BUILT in 1918, St. Bartholomew’s Episcopal Church is considered one of Bertram Goodhue’s masterpieces, a complex tapestry of brick, stone, mosaic and tile at 50th Street and Park Avenue. But the main facade — the triple portal facing Park — was actually designed by McKim, Mead & White in 1903, for an earlier St. Bart’s at the southwest corner of 44th and Madison.
The triple portal was designed by McKim, Mead & White in 1903, for an earlier St. Bart’s at the southwest corner of 44th and Madison.
Bertram Goodhue’s design incorporated the earlier bronze doors and limestone friezes. Deteriorating Cippolino marble is secured by metal straps and netting.
One parishioner of that earlier church was Cornelius Vanderbilt II, a grandson of the famous Commodore Vanderbilt. It was in 1899, after Cornelius’s death, that his wife, Alice, decided to give bronze doors and a new front as a memorial.
Stanford White was Mrs. Vanderbilt’s choice as architect, and he selected three prominent American sculptors to design the doors and the surrounding sculpture: Herbert Adams did the north doors; Daniel Chester French (with assistance from Andrew O’Connor) did the central doors; and Philip Martiny the south doors.
The sum was far greater than its parts. In 1904 House & Garden wrote, “Seldom have the kindred arts of sculpture and architecture been more happily mated.”
Percy Preston Jr., the archivist of St. Bartholomew’s, wrote about the portal in the December 2001 issue of Antiques magazine. He quoted a letter from the 24-year-old White to his parents in 1878 from the village of St.-Gilles, in southern France, describing what would become his inspiration for St. Bart’s: “the best piece of architecture in France, the triple marble porch of the church.”
Splitting the commission may have been expedient: producing even a single set of doors is a lengthy process for an artist. Mr. Preston records that Alice Vanderbilt and White were consulted extensively and that “she bombarded White with letters” on the subject of the doors.
The deeply cut bronze panels depict scenes in the lives of the saints. St. Bartholomew, one of the least documented of the 12 apostles, is shown at the edge of the right-hand south door, partly obscured by a hood.
O’Connor also designed the pair of 12-foot-long limestone friezes to each side of the central portal, with scenes from the Old and New Testaments.
White put 12 delicately veined blue-gray-green Cippolino marble columns across the front, their complex colors and lines meant to play against the deep green intended for the doors.
Although the casting company wrote White that the bronze would be Etruscan green, as he had specified, the tints of the six doors didn’t match. Attempts to make them a uniform green by chemical treatment were not successful. Despite this, the House & Garden critique in 1904 noted that even Lorenzo Ghiberti’s gates at the baptistery in Florence “are sober and restrained beside this daring and interesting bronze work.”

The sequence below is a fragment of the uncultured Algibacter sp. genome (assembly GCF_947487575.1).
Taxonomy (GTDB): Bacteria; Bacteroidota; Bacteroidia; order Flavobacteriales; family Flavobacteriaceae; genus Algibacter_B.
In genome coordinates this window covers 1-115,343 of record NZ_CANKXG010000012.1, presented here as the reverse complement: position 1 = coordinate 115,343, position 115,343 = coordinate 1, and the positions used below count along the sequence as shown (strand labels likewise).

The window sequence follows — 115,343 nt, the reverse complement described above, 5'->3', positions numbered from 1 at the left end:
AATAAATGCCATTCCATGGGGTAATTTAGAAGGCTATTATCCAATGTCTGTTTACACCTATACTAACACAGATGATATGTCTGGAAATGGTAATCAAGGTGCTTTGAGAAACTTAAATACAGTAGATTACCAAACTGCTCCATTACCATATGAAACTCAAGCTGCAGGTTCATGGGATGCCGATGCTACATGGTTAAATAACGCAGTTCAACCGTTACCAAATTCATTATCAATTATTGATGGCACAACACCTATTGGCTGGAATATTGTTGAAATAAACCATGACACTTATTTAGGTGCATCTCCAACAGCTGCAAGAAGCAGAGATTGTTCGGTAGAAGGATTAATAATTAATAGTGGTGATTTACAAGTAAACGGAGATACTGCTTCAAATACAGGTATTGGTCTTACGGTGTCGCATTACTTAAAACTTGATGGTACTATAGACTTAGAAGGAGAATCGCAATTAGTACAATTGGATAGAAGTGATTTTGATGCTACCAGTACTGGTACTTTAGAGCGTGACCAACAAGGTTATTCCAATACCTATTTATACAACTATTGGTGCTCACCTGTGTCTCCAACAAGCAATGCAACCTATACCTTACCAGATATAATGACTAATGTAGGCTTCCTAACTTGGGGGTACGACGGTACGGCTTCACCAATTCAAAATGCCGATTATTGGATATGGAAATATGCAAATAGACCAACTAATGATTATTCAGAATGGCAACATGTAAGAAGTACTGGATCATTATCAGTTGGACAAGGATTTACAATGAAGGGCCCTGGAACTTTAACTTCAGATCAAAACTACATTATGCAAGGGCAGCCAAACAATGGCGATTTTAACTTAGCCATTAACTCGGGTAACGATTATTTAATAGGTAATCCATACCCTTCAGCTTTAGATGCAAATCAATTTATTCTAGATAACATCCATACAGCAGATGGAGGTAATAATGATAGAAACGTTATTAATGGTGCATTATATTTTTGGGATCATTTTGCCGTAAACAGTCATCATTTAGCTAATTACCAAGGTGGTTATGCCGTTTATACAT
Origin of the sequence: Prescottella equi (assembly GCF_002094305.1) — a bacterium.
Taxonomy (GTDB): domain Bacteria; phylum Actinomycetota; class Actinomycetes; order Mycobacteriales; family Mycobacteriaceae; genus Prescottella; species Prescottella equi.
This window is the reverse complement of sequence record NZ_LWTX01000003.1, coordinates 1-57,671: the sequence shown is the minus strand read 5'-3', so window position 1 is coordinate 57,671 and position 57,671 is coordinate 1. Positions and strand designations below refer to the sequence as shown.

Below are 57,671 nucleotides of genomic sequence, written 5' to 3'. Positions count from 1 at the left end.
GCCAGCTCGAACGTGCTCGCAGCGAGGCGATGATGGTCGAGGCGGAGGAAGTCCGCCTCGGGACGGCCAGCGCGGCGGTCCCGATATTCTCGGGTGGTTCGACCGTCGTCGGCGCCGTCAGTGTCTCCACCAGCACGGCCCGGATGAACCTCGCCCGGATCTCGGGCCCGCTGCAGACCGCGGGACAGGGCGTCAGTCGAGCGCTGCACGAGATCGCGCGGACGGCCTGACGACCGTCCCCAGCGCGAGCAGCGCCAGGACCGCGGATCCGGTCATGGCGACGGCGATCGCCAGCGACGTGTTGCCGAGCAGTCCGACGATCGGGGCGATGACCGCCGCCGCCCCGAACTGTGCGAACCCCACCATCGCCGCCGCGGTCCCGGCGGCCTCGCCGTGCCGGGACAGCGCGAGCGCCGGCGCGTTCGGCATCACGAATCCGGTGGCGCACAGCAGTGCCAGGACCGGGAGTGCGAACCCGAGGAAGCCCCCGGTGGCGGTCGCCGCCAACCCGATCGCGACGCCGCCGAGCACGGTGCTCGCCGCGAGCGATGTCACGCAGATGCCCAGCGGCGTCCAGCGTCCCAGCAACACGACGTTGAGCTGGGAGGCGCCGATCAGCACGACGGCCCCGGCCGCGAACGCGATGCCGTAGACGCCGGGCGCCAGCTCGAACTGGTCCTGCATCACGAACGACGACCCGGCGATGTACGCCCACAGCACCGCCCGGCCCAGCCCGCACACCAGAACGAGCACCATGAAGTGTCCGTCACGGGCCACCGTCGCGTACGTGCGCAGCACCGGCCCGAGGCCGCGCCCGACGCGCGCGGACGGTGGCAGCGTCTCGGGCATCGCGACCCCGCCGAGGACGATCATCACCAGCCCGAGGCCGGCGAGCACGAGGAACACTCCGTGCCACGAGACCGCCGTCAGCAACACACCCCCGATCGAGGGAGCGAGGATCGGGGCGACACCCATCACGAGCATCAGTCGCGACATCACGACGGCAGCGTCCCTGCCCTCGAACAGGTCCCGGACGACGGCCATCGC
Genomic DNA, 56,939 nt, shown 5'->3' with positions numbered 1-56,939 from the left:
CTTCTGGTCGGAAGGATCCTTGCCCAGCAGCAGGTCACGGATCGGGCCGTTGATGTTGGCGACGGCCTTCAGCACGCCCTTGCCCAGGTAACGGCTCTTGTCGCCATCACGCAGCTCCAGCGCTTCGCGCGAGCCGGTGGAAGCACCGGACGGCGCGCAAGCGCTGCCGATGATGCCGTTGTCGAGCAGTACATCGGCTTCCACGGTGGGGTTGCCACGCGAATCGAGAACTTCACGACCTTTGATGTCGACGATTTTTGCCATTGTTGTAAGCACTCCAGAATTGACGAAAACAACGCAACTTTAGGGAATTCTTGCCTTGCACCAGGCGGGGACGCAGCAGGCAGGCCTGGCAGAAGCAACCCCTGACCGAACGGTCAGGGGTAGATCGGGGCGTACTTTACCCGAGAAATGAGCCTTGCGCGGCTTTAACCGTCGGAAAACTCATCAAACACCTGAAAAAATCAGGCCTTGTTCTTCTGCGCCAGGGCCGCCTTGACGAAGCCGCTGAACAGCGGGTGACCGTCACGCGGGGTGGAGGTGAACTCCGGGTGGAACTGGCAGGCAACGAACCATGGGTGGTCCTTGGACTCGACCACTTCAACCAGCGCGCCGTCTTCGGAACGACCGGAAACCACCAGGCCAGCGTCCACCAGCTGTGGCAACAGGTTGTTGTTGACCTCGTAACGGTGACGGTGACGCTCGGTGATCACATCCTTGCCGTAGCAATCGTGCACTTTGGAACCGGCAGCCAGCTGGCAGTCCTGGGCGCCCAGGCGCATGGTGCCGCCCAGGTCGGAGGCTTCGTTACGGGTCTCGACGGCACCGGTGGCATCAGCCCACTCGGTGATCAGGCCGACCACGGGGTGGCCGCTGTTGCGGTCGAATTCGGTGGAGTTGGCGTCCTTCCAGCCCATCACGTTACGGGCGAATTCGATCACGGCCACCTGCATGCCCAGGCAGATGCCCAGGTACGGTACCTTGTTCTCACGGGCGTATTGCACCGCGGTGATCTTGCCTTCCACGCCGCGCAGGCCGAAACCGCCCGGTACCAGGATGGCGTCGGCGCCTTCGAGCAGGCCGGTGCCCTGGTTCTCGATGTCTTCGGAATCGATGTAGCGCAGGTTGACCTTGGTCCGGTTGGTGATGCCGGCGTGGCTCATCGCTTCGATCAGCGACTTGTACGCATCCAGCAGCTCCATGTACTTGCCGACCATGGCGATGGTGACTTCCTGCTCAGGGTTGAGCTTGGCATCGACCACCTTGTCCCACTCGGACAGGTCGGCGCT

Not all the criticism was as positive. Russell Sturgis complained, in a 1904 article in The Architectural Record, that the “real thrill of pleasure” he got from the bronze was vitiated by an exterior set of wooden weather doors when they were not retracted into their pockets in the side walls.
Writing five years later in International Studio magazine, he also objected to the excessive activity in the two-part frieze, where “the throwing about of arms and legs” was too modern for his tastes.
In 1914, the parish decided to move to Park Avenue, a factory street that a new crop of apartment houses for the well-to-do was turning into an elite boulevard. Bertram Goodhue designed the new sanctuary around White’s portal and also salvaged marble pavers, stained glass, choir stalls and memorial plaques from the old building. The new church opened in 1918.
Today, this great collaborative work is no longer quite so prominent. In 1903 the portal was hard by the sidewalk, an intimate three steps up. But the main floor of the 1918 church is higher, so now the portal is half a flight up and perhaps 20 feet back from the street.
The Cippolino marble used in the columns is unfit for New York’s climate, and it has weathered gruesomely. The columns look as though they have a fearsome skin disease, and because large shards have fallen off, or are ready to, they are secured by metal straps and netting.
Providence has also frowned on the great bronze doors. According to Mr. Preston, they began sagging a few years ago and are now permanently swung back inside the vestibule. There, in the dim light of Goodhue’s romantic interior, it is hard to distinguish Judas from Jesus, and St. Bartholomew is plenty mysterious.
Raymond McGarrigle, the church’s general manager, said that the columns are perfectly stable, and that repair or wholesale replacement would cost several hundred thousand dollars. The doors would be a greater priority in any case, Mr. McGarrigle said, but there are worse problems still, with multiple leaks and masonry deterioration. For instance, on the 50th Street side the terrace wall bulges out as much as two inches, a sobering sight.